to watch some of these big, massive, the  magnificent 7 companies. That I think rightfully  

so a lot of them are resistant to paying a  dividend even though they’re [00:10:00] generating  

a lot of cash Because they can see  themselves going down that road of man.

Jeff Kikel: Once you go down the dividend  route, you can’t go back there’s no pulling it  

back and you know saying okay we need this money  because there’s a major technological shift. No,

Ron Lang: I agree and don’t forget it  was icon and buffet that pushed apple  

to pay a dividend over 10 years  ago Yep, little things like that.

Ron Lang: Anyway in the next Podcast I caught  a I got a couple of other goodies So anyway,  

we teased it in the last podcast  About here. We are the beginning  

of april and we already got the banks and  the anilin market analyst increasing their  

2024 Price targets already. These  schmucks. It’s just insane here.

Ron Lang: It is wells fargo and I actually  heard The market strategist that bumped it  

up. I think that they were at 48 50. Don’t  hold me to that. They bumped up to 55 35  

And he said begrudgingly They did it and he  said it’s not because he is [00:11:00] a,  

a hard because momentum, which i reason  to raise the price Stanley and J.

Ron Lang: P. Margan bears for two  years and G held to their guns.

Jeff Kikel: Yeah. I don’t even remember where you  

and I said we were going to  be, but I’m not changing the

Ron Lang: top end of my  high bar of the high target.

Jeff Kikel: I think I’m beyond mine, but  I’m keeping mine where it is because I  

think it probably is going to pull back  here, at least going into the summer.

Ron Lang: When we do our mid year  podcast I have the slides saved.  

We’ll bring it back up. I think  my base case was around 5, 000, 5,  

100 by year end. I think it was something  like that, but it’ll be interesting. Okay. I

Jeff Kikel: know mine was up 9%,  

I think on the S& P for the year  and maybe 11 percent on the NASDAQ.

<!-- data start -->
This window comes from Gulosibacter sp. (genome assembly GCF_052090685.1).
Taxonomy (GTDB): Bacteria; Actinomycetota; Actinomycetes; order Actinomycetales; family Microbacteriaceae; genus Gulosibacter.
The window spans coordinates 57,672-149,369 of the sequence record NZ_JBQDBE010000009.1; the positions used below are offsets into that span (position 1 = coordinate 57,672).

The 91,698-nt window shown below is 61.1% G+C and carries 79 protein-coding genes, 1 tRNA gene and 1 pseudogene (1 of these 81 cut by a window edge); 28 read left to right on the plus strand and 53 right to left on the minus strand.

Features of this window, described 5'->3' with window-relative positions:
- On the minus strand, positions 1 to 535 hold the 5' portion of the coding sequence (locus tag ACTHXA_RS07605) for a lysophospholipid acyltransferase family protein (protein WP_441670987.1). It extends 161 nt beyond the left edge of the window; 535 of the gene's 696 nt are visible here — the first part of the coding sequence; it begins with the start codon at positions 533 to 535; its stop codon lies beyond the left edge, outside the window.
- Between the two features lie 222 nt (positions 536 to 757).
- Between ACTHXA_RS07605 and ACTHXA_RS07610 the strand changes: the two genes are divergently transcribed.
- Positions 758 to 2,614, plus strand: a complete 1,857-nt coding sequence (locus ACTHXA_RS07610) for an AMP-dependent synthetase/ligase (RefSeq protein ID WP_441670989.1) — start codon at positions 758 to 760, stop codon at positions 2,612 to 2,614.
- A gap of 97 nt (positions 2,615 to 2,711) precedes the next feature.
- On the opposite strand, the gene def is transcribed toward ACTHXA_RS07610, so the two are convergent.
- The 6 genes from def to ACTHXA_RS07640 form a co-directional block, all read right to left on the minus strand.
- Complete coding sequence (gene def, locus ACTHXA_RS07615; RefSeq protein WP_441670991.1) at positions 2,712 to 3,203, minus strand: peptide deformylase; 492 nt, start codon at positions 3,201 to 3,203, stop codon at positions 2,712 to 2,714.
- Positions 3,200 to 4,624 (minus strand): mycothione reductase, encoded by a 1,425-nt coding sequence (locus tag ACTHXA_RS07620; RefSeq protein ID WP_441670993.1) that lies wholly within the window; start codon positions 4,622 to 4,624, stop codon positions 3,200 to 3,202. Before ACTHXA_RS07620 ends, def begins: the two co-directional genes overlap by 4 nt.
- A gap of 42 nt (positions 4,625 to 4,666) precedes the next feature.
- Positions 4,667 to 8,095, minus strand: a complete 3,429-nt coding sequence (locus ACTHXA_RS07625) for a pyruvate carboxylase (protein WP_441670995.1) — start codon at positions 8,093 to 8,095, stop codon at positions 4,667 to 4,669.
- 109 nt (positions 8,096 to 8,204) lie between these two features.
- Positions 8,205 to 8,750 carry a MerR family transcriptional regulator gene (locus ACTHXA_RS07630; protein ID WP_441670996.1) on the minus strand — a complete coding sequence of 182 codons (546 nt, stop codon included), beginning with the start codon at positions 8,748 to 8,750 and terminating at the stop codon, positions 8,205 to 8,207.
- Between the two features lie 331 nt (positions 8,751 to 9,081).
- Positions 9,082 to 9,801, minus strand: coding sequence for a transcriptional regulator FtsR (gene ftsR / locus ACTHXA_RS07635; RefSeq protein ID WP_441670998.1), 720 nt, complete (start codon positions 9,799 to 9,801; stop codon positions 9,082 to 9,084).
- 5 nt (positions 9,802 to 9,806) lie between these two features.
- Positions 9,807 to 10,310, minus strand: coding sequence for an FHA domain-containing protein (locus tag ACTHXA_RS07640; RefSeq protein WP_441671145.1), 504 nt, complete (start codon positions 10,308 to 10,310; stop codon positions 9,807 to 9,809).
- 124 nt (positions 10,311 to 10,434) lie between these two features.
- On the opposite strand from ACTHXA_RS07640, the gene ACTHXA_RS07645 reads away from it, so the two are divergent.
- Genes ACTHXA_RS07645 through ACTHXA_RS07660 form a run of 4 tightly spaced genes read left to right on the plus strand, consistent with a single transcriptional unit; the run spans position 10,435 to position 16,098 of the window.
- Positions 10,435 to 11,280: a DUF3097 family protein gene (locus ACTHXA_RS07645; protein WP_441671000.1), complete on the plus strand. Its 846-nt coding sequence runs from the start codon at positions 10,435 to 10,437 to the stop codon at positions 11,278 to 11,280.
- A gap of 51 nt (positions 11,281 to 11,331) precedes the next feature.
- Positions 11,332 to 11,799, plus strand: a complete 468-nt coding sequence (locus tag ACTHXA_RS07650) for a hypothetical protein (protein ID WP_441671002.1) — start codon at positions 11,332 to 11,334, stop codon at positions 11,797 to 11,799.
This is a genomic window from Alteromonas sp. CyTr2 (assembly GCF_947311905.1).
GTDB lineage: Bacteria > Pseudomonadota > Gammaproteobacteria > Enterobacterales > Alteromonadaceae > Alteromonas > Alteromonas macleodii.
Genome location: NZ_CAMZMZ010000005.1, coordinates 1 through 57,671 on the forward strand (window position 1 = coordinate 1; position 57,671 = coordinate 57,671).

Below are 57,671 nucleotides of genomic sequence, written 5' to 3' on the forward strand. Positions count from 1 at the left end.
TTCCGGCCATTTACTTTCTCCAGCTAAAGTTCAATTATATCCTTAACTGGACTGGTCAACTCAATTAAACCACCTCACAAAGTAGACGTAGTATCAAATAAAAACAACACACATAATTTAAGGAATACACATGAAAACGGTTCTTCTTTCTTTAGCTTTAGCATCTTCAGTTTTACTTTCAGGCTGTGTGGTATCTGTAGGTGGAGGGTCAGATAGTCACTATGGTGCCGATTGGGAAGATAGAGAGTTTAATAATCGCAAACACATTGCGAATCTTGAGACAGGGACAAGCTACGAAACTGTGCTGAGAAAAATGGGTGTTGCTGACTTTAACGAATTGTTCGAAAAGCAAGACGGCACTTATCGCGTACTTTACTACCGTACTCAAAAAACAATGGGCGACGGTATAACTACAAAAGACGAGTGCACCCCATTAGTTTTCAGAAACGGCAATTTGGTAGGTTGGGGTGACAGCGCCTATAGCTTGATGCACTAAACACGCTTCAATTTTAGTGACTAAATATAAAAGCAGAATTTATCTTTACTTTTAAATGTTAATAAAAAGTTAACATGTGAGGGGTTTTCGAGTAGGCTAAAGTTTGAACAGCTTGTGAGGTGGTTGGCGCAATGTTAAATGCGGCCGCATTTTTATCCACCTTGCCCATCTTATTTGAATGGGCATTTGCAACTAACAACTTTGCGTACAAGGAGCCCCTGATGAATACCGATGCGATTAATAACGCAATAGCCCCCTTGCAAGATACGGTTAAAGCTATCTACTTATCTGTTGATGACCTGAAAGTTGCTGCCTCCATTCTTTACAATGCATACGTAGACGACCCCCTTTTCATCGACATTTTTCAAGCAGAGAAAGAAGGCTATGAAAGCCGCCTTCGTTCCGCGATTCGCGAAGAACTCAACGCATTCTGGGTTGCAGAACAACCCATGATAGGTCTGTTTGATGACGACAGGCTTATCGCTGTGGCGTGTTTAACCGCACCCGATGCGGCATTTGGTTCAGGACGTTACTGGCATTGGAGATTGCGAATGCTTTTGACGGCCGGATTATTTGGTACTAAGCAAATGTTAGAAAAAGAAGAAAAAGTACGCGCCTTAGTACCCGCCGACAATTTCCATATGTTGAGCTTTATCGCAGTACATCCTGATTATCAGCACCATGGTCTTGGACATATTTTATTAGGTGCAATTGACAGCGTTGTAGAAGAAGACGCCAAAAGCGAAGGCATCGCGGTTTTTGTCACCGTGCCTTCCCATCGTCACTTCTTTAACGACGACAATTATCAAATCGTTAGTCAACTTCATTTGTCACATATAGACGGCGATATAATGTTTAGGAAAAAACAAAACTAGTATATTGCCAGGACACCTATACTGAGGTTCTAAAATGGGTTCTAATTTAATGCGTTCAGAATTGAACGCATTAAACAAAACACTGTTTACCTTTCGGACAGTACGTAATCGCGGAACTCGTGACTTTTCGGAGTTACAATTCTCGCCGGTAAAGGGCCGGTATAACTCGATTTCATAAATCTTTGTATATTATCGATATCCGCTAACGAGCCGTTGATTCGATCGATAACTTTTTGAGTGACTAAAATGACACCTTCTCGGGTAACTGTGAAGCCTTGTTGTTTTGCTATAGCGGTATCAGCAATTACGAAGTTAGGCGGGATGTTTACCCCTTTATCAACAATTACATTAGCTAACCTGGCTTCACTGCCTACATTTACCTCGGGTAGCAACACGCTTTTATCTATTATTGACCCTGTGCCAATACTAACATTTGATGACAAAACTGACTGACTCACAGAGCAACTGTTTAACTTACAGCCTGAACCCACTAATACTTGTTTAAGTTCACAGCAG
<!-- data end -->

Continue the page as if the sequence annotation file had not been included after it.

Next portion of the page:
Ron Lang: So a couple of other good things here.  GDP versus actual estimates. You and [00:12:00] I  

made fun, right? Wrongfully the Atlanta fed  was always like had a crazy number compared  

to the consensus of the other fed groups, but  here it is. They’re already looking by Q4,  

2024 at around one and a half  percent growth, which maybe.

Ron Lang: Again, if there’s a major pullback or  a recession, we’re not going to hit that number.

Jeff Kikel: Yeah,

Ron Lang: and then we got You know the  job ads here, which I think is funny  

because if you take a look at it  We’re basically relatively flat.

Jeff Kikel: Yeah

Ron Lang: We’re not adding we’re not  really subtracting Although I will say  

i’ve been getting calls from some of my 401k  clients Oh yeah, I’m leaving the company in  

a couple of weeks and I will say the number  of those calls of people leaving the company.

Ron Lang: I don’t know whether it was voluntarily  or involuntarily has spiked in the last two weeks.

Jeff Kikel: It’s interesting a couple

Ron Lang: of different industries.

Jeff Kikel: Yeah. [00:13:00] I, I went in cause  I, once again I do not trust the government on  

numbers anymore because I think they just, They  hit you with a big number on the headline and  

then they back it off two months later But if you  look at this one, it’s incredibly interesting.

Jeff Kikel: There was a decrease in full  time employment Okay, but an increase in  

jobs in part time employment. So hours worked is  actually going down because people are working  

two jobs now to make up for one job that they  had before. And the other side of it was on  

the bottom end. A lot of these immigrants coming  into the country are taking a lot of those jobs  

that You know that are lower paying but they’re  you know, they’re at least working at that point  

so that was another major increase was that the  people coming into the country Are taking some of  

those jobs that americans are just looking at and  going i’m not going to work for that cheap Okay.

Jeff Kikel: [00:14:00] Somebody will

Ron Lang: Don’t forget the one last thing we’ll  go to the next slide We brought it up last week  

or brought it up last week or the week before that  a lot of the new jobs You Our government jobs not  

private sector jobs, which means our taxpayer  money is just Inflating the unemployment number.

Ron Lang: All right, let’s move on.

Jeff Kikel: Exactly, right?

Ron Lang: So I thought it was interesting You  know here it is they keep raising minimum wages,  

which I got a slide on that in a second  But meanwhile, look at the wage growth.  

It’s going down. So here it is  inflation is going up wage growth  

is going down So we’re not getting  ahead Nobody’s getting ahead here.

Jeff Kikel: Yeah, I mean they’re going at  completely opposite directions and yeah,

Ron Lang: and we talked about this I think last  year that they start raising the minimum wage.  

We’re going to pay 15 20 for a big bet Here  we go. California is crap out of luck I’m  

telling you’re going to have more businesses  [00:15:00] Shuttering you’re going to have